I farm, have a seed dealership, and a trucking operation. I’m pretty sure my farm would have been broke a couple times without the other two jobs chipping in some cash when needed. Now that I think about it, farming is kinda dumb. A lot of work that drains your account. Never seem to get comfortable enough to only farm.
 

istater7

Well-Known Member
Mar 31, 2010
4,495
724
113
You would need a good chunk of money and some sort of connection to the industry. If you really wanted to start farming, the ideal situation would be to work alongside an aging farmer that could help show you the ropes, help you out by sharing equipment with you, and possibly set you up to rent land they are currently lending. It is going to be pretty tough to convince someone to rent land to you or participate in a crop share lease with you coming in green without any experience. There are beginning farmer programs, but you would need some sort of connection to help set you up for success. If you really wanted to do it, starting with some livestock would be the way to go.
 

CascadeClone

Well-Known Member
Oct 24, 2009
3,592
2,359
113
I'm not a farmer, but do own part of a small business. So I can maybe comment on it from that perspective.

To be successful at a business (any business) you have to have 2 things:
1. domain knowledge - you have to know how it works, what to do and not do, good network of customers and vendors, etc
2. business sense - financial know-how, access to capital, good judgement, etc

Most small business people have a lot of 1, and a little of 2. And they do OK.

Going the other way, you better have lots of capital to burn while acquiring all that domain knowledge.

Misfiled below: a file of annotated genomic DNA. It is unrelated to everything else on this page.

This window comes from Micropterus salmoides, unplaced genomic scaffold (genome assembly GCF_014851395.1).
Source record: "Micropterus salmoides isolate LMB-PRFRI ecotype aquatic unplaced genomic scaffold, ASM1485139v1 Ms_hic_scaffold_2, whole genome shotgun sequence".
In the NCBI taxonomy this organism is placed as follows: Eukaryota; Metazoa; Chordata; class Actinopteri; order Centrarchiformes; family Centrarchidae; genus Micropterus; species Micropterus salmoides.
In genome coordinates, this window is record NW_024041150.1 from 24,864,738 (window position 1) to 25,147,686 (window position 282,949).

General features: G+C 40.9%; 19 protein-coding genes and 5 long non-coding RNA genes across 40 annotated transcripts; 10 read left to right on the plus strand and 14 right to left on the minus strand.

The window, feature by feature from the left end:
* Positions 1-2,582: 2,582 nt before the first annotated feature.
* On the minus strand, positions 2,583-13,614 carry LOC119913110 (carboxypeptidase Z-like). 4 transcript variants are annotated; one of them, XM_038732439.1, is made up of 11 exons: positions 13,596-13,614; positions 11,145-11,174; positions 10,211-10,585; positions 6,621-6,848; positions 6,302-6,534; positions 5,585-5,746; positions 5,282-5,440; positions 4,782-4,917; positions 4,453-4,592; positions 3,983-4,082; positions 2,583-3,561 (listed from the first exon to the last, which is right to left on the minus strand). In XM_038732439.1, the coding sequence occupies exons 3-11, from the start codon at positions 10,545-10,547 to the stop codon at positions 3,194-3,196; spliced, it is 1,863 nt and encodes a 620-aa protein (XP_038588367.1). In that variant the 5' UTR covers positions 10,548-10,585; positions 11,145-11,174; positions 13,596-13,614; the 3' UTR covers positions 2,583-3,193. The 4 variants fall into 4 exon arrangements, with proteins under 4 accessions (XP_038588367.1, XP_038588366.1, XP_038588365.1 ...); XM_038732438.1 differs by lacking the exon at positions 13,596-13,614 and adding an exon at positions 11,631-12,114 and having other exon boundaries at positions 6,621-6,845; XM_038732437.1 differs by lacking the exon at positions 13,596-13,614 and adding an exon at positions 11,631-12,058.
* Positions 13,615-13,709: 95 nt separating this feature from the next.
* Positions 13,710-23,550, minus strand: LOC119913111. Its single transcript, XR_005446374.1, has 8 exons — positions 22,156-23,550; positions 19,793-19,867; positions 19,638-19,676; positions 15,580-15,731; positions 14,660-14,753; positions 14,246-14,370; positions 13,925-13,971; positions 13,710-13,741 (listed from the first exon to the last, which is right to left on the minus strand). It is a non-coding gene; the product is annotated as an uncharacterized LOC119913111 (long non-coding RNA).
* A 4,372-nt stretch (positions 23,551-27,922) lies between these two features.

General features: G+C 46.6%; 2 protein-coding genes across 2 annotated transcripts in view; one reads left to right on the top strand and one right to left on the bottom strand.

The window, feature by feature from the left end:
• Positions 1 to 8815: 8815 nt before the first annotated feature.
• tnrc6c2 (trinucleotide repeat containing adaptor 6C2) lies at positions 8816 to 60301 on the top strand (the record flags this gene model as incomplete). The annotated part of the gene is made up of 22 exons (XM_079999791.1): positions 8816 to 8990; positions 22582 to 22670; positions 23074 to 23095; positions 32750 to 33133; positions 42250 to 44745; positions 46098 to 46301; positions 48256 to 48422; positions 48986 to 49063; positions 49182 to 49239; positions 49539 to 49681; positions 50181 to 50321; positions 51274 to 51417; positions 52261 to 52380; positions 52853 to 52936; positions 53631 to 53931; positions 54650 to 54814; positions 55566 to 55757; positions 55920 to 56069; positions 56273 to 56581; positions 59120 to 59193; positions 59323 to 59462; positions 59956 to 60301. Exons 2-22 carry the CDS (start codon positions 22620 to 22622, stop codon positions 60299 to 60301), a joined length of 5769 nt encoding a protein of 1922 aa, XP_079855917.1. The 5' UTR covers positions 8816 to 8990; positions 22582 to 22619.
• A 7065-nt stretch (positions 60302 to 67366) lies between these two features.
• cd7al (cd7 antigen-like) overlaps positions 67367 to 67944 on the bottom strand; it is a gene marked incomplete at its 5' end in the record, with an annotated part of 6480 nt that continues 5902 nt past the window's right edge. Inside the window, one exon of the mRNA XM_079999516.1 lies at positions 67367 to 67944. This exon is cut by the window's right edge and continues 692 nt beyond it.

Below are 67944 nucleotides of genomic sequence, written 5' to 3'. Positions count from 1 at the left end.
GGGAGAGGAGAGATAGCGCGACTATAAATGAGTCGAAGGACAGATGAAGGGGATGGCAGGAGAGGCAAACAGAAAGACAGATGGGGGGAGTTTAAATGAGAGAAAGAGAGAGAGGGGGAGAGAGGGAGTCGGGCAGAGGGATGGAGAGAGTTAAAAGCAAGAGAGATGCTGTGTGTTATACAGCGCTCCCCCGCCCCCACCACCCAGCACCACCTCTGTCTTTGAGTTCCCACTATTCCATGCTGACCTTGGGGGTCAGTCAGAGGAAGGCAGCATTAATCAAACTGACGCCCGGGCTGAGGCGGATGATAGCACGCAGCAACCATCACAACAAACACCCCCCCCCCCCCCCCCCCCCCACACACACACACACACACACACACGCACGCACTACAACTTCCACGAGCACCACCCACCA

If you really wanted to get into farming as a business, I'd say your best bet would be to find someone with lots of #1, and bring your cash, business acumen, and even more cash -- and partner up. Then over time learn the business from them, and take it over.

I would probably say the same if you wanted to open a pet store or a sandwich shop with zero experience. Go work at one for a few years to figure it out. Then open your own.
 
  • Agree
  • Like
Reactions: Snydes and cyfan21

I-Statefanin IACity78

Active Member
Sep 10, 2019
139
122
28
36
I grew up on a 800 acre 300+ cattle farm.

I went too junior college for Agriculture and passed it by the skin of my teeth. Much much harder then i anticipated. Alot of hard stuff.
 
  • Disagree
Reactions: LRam1270

ISUCyclones2015

Well-Known Member
Dec 19, 2010
10,391
3,280
113
Dallas, TX
My uncle did this at age 45 not too long ago (2006). Though he grew up on a farm and probably knew a little more than average person. Bought the farm from a fellow that said he'd needed x amount a year until he died. That was the price of the farm. "Luckily" (That sounds so bad to say but not sure how else to convey it) the guy died 6 years later in 2012. Uncle got all the equipment along with the house and the land in the will.

Doubt that's a popular option to acquire land. My uncle had known him for a couple decades and he even helped teach him.

Even with all that "sweet deal" stuff, he hasn't made a profit in any of the 7 years after the guy died. Break even at best he says. That tells me you do it for the love of farming and not to make money.
 
  • Informative
Reactions: Doc and VeloClone